Senator SirHAL COLEBATCH (Western Australia) [9.37]. - I sympathize entirely with the views expressed by Senator Lynch on this subject. If the case quoted by Senator McLachlan is the only reason, for bringing forward this amending measure, it is entirely inadequate. This provision is intended to deal only with law abiding people; it has no specific reference to offences against the law. Without the amendment now proposed any immigrant who entered the Commonwealth since the 1924 act was passed, is undoubtedly subject to that act, so that the only persons to whom this amending measure can apply are those who entered the Commonwealth prior to 1924. I think it is generally held that only the strongest possible reasons justify the provision in an act of Parliament of an obligation upon n defendant to prove his innocence.


Senator Daly - Is it not possible for such persons to submit false evidence that they were in Australia before 1924?


Senator Sir HAL COLEBATCH - They have to establish the fact that they were in Australia before 1924. The purpose of the bill is to make the amendment apply to the 1924 act, which is in itself sufficient to deal with an immigrant coming to Australia subsequent to 1924.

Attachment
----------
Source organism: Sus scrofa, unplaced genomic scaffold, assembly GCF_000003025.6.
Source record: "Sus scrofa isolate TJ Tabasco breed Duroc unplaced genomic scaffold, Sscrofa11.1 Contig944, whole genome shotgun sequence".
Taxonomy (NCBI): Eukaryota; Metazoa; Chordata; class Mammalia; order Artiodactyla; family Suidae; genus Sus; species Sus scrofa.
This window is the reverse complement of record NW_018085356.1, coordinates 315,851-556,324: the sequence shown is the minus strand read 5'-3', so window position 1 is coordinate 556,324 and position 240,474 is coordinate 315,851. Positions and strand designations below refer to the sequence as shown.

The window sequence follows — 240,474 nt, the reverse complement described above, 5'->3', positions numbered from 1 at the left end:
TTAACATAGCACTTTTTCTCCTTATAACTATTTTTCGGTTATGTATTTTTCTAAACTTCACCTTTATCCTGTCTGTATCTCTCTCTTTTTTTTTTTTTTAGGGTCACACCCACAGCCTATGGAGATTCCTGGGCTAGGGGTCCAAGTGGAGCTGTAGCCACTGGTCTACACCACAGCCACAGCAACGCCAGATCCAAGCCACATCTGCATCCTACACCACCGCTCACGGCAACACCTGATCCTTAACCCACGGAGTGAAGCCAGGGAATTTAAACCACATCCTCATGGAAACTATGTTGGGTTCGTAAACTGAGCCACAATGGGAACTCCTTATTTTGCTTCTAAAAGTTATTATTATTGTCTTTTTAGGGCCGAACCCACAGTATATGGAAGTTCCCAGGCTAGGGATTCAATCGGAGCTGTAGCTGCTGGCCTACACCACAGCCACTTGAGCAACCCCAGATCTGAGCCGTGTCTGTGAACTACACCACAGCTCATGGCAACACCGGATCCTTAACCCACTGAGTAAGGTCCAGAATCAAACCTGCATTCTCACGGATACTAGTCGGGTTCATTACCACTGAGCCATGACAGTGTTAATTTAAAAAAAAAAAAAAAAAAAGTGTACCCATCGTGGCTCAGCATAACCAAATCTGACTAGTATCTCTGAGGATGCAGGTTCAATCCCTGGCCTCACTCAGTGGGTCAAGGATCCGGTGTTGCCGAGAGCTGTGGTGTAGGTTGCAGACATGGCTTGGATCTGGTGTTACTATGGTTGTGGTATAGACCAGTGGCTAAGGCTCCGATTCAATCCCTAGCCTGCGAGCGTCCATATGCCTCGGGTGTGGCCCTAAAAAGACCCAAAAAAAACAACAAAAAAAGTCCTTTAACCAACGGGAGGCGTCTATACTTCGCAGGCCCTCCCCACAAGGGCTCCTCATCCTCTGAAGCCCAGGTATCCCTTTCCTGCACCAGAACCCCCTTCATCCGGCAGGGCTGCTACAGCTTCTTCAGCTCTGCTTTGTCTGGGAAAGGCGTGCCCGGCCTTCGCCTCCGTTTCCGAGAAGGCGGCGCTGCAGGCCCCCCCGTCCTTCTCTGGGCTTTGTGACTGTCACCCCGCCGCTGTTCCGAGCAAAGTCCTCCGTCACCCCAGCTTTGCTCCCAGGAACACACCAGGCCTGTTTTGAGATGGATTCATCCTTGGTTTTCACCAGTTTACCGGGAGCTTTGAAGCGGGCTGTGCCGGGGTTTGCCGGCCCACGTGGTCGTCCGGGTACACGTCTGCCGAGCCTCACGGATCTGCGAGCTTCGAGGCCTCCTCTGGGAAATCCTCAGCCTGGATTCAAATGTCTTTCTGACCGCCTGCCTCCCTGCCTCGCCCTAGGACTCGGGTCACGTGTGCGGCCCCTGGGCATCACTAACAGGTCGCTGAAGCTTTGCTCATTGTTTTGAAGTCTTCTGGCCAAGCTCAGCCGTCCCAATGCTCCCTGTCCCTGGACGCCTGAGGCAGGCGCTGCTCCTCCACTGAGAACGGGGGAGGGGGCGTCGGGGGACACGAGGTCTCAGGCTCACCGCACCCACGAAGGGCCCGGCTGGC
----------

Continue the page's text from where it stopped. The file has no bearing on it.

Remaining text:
Senator Daly - Such persons could bring false evidence to show that they were in Australia before 1924.

Senator Sir HALCOLEBATCH.They would have to bring evidence that would satisfy the court. The court can use its discretion. It is a highly objectionable practice to compel any defendant to establish his innocence, and one which should be resorted to only in extreme cases.


Senator Sir George Pearce - We wish to make it effective without that.